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Fall Protection for Residential Workers – New Standards and New Tools to Help with Understanding Compliance Requirements

Posted by Shivi Kakar

Jul 23, 2011 11:51:15 PM

Lee Scott Bishop, CIH, MPH

Have you ever driven by a crew constructing a new house or installing a new roof?  Have you noticed a guardrail system in place to keep workers from falling when working on the upper levels?  Or have you seen a personal fall arrest systemsthat will lock and hold a falling worker like a seatbelt in your car?  Most likely you have not seen either of these fall protection systems in place for residential projects!

Nearly one residential construction worker dies each workday as a result of falls.  OSHA believes that no job is worth a life.  Dr. David Michaels, Assistant Secretary of Labor for OSHA has said “ Fatalities from falls are the number one cause of workplace deaths in construction.”  “ We cannot tolerate workers getting killed in residential construction when effective means are readily available to prevent those deaths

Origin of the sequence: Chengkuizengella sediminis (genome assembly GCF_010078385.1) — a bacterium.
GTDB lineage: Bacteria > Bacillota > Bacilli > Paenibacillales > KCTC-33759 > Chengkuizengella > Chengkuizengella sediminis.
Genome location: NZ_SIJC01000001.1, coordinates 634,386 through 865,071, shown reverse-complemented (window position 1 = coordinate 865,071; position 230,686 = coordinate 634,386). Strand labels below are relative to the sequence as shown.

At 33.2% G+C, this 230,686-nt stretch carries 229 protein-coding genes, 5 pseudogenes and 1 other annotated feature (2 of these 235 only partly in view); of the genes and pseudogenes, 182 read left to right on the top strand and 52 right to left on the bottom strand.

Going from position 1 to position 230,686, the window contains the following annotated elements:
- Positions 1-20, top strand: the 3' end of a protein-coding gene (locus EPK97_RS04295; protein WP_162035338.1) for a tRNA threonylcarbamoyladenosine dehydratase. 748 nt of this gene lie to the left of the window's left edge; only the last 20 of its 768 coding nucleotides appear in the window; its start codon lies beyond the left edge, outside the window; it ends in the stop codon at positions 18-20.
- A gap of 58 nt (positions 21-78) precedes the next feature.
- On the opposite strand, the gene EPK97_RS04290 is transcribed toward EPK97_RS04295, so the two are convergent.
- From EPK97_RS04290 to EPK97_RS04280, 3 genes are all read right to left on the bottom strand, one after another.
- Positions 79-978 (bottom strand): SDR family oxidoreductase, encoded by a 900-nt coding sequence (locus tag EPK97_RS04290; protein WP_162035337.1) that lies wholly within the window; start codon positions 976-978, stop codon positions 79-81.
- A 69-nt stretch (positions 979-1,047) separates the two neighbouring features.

For workers employed by a mid-sized contracting group or a small crew engaged in house painting or outside repairs, OSHA has published a new directive which mandates the use of fall protection for all residential construction workers at heights of 6 feet off of the ground. The Occupational Safety and Health Administration’s (OSHA) Fall Protection Policy for Residential Construction went into effect on June 16, 2011. Employers engaged in residential construction are required to follow the provisions of 29CFR1926.501(b)(13) which states:
"Residential construction." Each employee engaged in residential construction activities 6 feet (1.8 m) or more above lower levels shall be protected by guardrail systems, safety net system, or personal fall arrest system unless another provision in paragraph (b) of this section provides for an alternative fall protection measure. Exception: When the employer can demonstrate that it is infeasible or creates a greater hazard to use these systems, the employer shall develop and implement a fall protection plan which meets the requirements of paragraph (k) of 1926.502.

Note: There is a presumption that it is feasible and will not create a greater hazard to implement at least one of the above-listed fall protection systems. Accordingly, the employer has the burden of establishing that it is appropriate to implement a fall protection plan which complies with 1926.502(k) for a particular workplace situation, in lieu of implementing any of those systems.